SENIORS -- Among the most diligent voters, seniors adore (and most of the rest of America likes) Medicare. By a nearly 3-to-1 margin, voters oppose cutting Medicare as a means to balancing the budget. Both versions of Ryan's plan exempt current recipients, but that isn’t going to insulate him, Romney or the GOP from what is coming. President Obama says that Romney/Ryan want to "end Medicare as we know it." The Democratic Congressional Campaign Committee, in a new attack line, merely says that the GOP wants to "end Medicare." Expect Obama and the Dems to drop the "as we know it" qualifier any day now. And while Ryan would leave Medicare alone for current seniors, his proposal to turn Medicaid over to the states could decimate Medicaid support for nursing home care. Ryan has also supported the idea of turning Social Security into a private investment system -- another unpopular idea.

HISPANICS -- Latino voters skew younger, so protecting Medicare is not a pivotal issue among that demographic. But preserving the Affordable Care Act, aka Obamacare, is. Romney/Ryan have pledged to abolish it. Ryan's views on immigration have received little attention, but they're a turn-off for most Latino voters. Ryan voted against the Dream Act and voted in favor of constructing a fence along the U.S. border with Mexico. His budget plan would whack spending on programs such as health clinics, student loans and elementary and secondary education -- all crucial concerns in the Hispanic community. Ryan could hurt the ticket in places with notable Latino communities, including Nevada, Colorado and Ohio and ...

FLORIDA -- Taken together, the combination of Ryan's positions on Medicare, Medicaid and immigration, along with local disappointment at the failure to pick Sen. Marco Rubio, makes winning Florida a much tougher climb. "We've blown it in Florida," said one top conservative, who declined to be quoted by name because of his close ties to the Romney inner circle.

SWING STATE WOMEN -- For every conservative white Catholic Ryan may pick up, he could lose swing state females in particular and urban swing voters in general. The congressman is a hardliners' hardliner on social issues, opposing federal funding for Planned Parenthood and favoring criminal penalties for doctors who perform abortions and a "personhood" amendment to the U.S. Constitution, which would open the possibility of prosecuting abortion as murder. He opposes same-sex marriage and partner benefits.

TAXES -- A key to Obama's strategy has been to paint Romney as among the top one-tenth of the 1 percent, someone who manipulates the federal tax code to enrich himself. It appears to be working. Now Ryan's budget, which proposes to abolish capital gains taxes, would benefit Romney (perhaps Ryan) personally even more.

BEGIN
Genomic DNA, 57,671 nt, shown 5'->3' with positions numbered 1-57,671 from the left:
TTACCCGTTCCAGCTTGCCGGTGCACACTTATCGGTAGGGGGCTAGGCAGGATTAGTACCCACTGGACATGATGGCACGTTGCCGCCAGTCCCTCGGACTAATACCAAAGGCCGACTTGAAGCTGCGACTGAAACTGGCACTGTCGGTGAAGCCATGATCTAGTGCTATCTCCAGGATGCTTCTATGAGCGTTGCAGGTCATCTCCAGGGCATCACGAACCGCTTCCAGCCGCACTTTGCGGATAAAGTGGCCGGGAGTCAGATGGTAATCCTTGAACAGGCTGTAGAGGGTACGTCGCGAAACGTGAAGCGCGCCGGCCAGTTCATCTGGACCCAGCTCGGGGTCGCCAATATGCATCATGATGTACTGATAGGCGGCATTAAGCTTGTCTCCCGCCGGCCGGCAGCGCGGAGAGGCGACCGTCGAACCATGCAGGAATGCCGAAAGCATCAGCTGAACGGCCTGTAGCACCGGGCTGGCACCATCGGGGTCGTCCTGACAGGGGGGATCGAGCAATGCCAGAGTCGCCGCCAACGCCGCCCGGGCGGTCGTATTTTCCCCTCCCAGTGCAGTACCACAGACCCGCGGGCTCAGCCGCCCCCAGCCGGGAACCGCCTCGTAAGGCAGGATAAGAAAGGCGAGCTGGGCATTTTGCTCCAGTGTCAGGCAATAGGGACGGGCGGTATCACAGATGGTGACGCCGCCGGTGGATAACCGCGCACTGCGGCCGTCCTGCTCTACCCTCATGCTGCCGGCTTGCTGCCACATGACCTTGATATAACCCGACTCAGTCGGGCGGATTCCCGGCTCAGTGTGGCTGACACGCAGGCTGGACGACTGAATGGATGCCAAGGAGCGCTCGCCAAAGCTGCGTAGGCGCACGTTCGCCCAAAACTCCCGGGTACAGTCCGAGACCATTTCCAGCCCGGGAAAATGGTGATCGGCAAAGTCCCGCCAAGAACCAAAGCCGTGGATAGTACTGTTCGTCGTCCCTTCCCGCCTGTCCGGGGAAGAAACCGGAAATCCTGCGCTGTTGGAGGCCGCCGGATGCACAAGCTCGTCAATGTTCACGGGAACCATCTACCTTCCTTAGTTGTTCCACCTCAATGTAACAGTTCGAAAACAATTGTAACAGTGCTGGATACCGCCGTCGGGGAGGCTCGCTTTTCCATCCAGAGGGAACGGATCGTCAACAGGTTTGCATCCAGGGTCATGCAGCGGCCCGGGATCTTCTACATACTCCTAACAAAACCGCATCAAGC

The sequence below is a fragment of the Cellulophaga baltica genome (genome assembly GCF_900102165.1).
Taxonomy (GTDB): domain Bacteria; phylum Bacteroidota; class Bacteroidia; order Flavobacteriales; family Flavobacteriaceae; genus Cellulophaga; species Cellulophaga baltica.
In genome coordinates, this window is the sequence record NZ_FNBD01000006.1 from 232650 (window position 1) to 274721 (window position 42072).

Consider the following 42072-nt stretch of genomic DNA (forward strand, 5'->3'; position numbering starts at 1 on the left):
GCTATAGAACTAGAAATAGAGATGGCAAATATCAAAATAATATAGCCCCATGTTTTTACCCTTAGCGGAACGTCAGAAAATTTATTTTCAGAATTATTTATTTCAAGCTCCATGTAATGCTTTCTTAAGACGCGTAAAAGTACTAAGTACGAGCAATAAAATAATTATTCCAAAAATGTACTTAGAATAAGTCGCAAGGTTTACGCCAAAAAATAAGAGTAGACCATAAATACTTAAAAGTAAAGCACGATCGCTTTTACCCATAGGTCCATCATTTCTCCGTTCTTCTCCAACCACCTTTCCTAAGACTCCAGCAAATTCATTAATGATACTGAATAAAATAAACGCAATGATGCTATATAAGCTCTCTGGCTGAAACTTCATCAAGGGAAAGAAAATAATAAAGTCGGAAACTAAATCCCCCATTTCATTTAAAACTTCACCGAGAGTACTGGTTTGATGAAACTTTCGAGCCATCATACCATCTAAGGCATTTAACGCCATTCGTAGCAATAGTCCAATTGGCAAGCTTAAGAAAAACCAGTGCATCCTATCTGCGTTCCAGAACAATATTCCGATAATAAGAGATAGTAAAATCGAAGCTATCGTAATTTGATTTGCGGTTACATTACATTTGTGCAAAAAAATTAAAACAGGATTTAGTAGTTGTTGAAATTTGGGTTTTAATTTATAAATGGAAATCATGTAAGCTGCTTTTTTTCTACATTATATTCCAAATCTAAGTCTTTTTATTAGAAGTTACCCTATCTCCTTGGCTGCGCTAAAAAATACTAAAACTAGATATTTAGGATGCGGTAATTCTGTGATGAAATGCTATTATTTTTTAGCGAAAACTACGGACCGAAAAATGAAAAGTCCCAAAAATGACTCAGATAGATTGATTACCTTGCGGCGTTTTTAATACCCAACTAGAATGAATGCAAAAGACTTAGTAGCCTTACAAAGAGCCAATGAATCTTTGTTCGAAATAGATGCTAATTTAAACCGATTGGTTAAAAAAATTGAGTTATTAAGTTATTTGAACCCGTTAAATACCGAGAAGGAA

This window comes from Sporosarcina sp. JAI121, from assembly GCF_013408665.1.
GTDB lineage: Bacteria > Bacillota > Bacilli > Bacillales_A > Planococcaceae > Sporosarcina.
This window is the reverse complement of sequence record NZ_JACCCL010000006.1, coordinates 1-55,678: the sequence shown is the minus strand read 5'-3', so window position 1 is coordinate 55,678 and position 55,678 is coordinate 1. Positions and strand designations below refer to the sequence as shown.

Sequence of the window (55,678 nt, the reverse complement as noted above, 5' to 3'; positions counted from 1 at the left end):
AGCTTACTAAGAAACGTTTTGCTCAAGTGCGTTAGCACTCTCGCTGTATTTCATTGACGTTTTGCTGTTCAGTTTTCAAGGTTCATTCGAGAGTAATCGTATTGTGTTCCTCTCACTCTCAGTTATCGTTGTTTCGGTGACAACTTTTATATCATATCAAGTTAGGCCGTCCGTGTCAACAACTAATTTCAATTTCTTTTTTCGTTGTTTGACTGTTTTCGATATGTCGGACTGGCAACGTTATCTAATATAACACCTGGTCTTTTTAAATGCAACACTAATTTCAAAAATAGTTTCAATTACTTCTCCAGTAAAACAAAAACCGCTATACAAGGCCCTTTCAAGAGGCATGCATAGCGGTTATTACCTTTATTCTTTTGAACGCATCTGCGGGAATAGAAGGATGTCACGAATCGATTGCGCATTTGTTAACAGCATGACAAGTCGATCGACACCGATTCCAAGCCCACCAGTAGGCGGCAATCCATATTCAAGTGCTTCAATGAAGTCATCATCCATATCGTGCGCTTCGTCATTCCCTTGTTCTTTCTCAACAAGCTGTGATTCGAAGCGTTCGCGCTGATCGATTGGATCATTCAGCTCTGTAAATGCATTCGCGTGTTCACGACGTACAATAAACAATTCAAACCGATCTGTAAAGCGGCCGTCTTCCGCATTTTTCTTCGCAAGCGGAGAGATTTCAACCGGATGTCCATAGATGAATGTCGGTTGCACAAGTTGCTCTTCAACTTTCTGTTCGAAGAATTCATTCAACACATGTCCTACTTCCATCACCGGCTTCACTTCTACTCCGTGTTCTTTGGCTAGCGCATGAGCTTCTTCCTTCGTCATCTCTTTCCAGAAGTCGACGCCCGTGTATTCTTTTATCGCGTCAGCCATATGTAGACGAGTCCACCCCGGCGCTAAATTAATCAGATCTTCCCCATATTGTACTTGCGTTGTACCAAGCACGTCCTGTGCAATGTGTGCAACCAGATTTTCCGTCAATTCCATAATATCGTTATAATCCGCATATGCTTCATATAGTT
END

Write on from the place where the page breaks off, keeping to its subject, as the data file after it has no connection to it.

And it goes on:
NOT THE ECONOMY, STUPID -- Arguing about Ryan, which has taken up much of the last three days of the American political conversation, is good news for the Dems. It's three days with little talk of the 8.3 percent unemployment rate.

OBAMA KIDS -- Democrats have been justifiably worried about ginning up the same level of enthusiasm that Obama generated among young voters in 2008. Ryan, with his hardline views on social issues -- not to mention a budget plan that would severely cut education spending and loans (while leaving the defense budget entirely exempt) -- should help. Romney/Ryan would also abolish the very popular provision of the ACA that allows kids to stay on their parents' health care until the age of 26.

THE LAST 70 YEARS -- Obama advisor David Axelrod notes that the Romney/Ryan ticket is, in effect, taking on what has been a broad political consensus about the role of the federal government since the days of the New Deal. The president and his party like their chances in the role of legatees of that tradition.

THE (GOP) CONGRESS -- Yes, Ryan is only 42 and still sleeps in his Capitol Hill office on works days, but he is a congressional insider, and a congressional insider at a time when Congress is despised as a whole and in its Republican particulars. The GOP-led House is the least popular political institution in Washington, and now the president and his party can run against one of its leaders in Ryan.

GOP SEATS -- Republican strategists worry -- with good reason -- that the prominence of Ryan and his budget could cost the GOP House seats in blue or purple districts. "People are nervous, especially about the down ballot," said former GOP Chairman Michael Steele. "It wouldn't take that much of a shift for us to be in danger there."

HYPOCRISY -- Not only is Ryan a seven-term insider, he is not quite the severe budget hawk that he and Romney claim he is. He lobbied for stimulus money for his district; and his family company in Janesville, Wis., has won numerous government contracts for construction and road work. Expect that topic to come up when Romney goes after the president on the question of who built what for business. Turns out that Ryan did -- with federal money.